The Oregonian - Business News
State panel backs PGE settlement on trading
JEFF MANNING HILL
The Public Utility Commission favors returning to customers $1.3 million of the $8.5 million payout tied to the Enron scandal
The Oregon Public Utility Commission voted unanimously Wednesday to endorse Portland General Electric's tentative settlement of charges that the Portland utility engaged in fraudulent electricity trades with its parent company, Enron.
PGE has offered to pay about $8.5 million to settle the charges. The commission's vote clears the way for $1.3 million of the proposed PGE settlement to go to PGE customers. How the balance of the settlement will be allocated is unclear.
As a condition of their approval, the commissioners requested that Peggy Fowler, PGE's chief executive officer, inform them what management steps the utility has taken to address issues raised by the trading investigation.
The tentative agreement calls for $250,000 of the PGE money to go Industrial Customers of Northwest Utilities, a customer group; $250,000 to go to Blue Heron Paper, an Oregon City paper mill; and the remaining $800,000 to the commission, which eventually will distribute the money to business and residential ratepayers.
The Federal Energy Regulatory Commission did not make the details of the proposed PGE settlement public Wednesday. The deal is subject to approval by several other parties to the settlement, including the California attorney general and the city of Tacoma, which operates a municipal utility.
Federal energy regulators have been investigating wholesale electricity trades between Enron and PGE since August 2002. Federal investigators focused on 17 days of trading in May 2000 between the two operations.
PGE traders played a role in helping their Enron counterparts loop electricity from California into the Northwest and then back again -- creating false congestion on California's energy grid and the threat of electricity shortages. Enron collected payments from the California Independent System Operator for relieving congestion although lines were never overloaded.
It was one of a host of strategies employed by Enron that regulators claim worsened electricity shortages and helped lead to higher prices during the energy crisis of 2000-01.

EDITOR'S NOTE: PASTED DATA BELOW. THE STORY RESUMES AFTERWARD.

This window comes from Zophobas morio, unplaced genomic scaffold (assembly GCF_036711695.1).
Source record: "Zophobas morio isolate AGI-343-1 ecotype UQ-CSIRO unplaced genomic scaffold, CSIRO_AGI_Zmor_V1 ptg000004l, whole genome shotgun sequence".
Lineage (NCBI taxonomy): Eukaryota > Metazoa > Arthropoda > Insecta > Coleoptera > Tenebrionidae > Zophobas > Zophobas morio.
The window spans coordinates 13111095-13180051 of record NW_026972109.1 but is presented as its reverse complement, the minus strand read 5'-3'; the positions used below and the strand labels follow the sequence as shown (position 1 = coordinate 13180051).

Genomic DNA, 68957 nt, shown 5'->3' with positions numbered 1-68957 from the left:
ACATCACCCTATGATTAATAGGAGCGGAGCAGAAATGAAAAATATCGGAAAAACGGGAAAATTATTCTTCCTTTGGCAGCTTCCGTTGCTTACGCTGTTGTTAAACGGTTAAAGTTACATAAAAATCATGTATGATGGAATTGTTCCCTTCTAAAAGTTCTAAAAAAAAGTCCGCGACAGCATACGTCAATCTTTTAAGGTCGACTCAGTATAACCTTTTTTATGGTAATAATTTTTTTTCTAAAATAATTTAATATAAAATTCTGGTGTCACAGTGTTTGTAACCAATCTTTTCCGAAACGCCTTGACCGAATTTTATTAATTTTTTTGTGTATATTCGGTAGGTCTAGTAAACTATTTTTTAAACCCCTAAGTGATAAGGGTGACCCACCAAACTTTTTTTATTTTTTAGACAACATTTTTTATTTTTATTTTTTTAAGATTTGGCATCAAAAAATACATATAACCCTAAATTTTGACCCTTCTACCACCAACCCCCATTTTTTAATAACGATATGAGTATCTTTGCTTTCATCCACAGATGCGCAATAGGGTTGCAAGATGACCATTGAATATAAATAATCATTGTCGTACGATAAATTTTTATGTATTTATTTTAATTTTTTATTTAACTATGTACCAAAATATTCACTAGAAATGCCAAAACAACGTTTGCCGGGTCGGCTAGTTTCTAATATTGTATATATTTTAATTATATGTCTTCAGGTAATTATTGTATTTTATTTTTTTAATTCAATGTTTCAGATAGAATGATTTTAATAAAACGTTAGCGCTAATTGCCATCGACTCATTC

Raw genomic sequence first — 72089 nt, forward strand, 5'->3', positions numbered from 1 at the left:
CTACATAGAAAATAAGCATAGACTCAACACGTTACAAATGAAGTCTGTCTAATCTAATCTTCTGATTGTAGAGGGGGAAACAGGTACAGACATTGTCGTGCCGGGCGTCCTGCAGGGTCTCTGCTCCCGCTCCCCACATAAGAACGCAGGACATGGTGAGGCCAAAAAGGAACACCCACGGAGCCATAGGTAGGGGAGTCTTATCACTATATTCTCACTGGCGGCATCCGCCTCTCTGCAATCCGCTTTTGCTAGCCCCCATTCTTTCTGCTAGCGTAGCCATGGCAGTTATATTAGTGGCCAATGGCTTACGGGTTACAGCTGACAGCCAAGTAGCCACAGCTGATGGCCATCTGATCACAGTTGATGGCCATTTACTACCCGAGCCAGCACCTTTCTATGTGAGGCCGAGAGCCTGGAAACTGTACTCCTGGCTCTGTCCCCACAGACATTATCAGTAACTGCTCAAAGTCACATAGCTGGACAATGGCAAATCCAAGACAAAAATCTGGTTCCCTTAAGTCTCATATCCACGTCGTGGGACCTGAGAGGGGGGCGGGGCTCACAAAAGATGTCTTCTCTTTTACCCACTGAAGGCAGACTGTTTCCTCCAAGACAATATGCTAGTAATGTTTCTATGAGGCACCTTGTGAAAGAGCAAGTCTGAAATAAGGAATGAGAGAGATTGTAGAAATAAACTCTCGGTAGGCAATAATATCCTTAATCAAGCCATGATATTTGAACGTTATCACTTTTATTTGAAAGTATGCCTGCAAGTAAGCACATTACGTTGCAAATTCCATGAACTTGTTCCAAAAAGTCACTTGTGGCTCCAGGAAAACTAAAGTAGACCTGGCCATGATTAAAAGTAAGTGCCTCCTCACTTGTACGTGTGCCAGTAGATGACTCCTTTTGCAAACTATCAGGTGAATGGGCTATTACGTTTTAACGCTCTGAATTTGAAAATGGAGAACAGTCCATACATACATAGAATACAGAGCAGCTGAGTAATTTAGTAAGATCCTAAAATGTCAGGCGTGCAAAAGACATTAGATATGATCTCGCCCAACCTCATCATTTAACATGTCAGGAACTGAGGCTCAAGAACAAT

PGE contends its traders played only an unwitting role in Enron's schemes. Plus, the volume of electricity involved in the trades was tiny, and PGE made very little money off them, PGE attorney Jay Dudley said.
Customer advocates argue, however, that PGE's role was crucial.
"I disagree with the assumption that what happened here was a minute, minor situation," said Jason Eisdorfer, an attorney for the Citizen's Utility Board. "This was the beginning of the energy crisis. They didn't pick up the phone and tell anyone that something funny was going on. We'll never know whether a call like that would have mitigated the crisis."
In signing onto the PGE settlement, the Oregon commission waives its rights to continue its own investigation. It could have initiated a mismanagement case against PGE and attempted to force a rate decrease on the utility.
In a June 12 report on PGE's trading, commission staffers concluded, "There is a . . . case that PGE mismanaged its trading activities."
On Wednesday, the commissioners opted to go with the $1.3 million on the table rather than roll the dice on an internal investigation. "If we were to go forward, there's no reassurance we'd come out any better," said Lee Beyer, the commission chairman.
Others echoed Beyer's sentiments that the proposed settlement is as good as they could hope for.
"We've been involved in this case for over a year," said Melinda Davison, a Portland lawyer representing the Industrial Customers. "We've carefully evaluated the evidence. Our view is that this settlement is a good result for ratepayers."
Jeff Manning: 503-294-7606; jmanning[AT]news.oregonian.com
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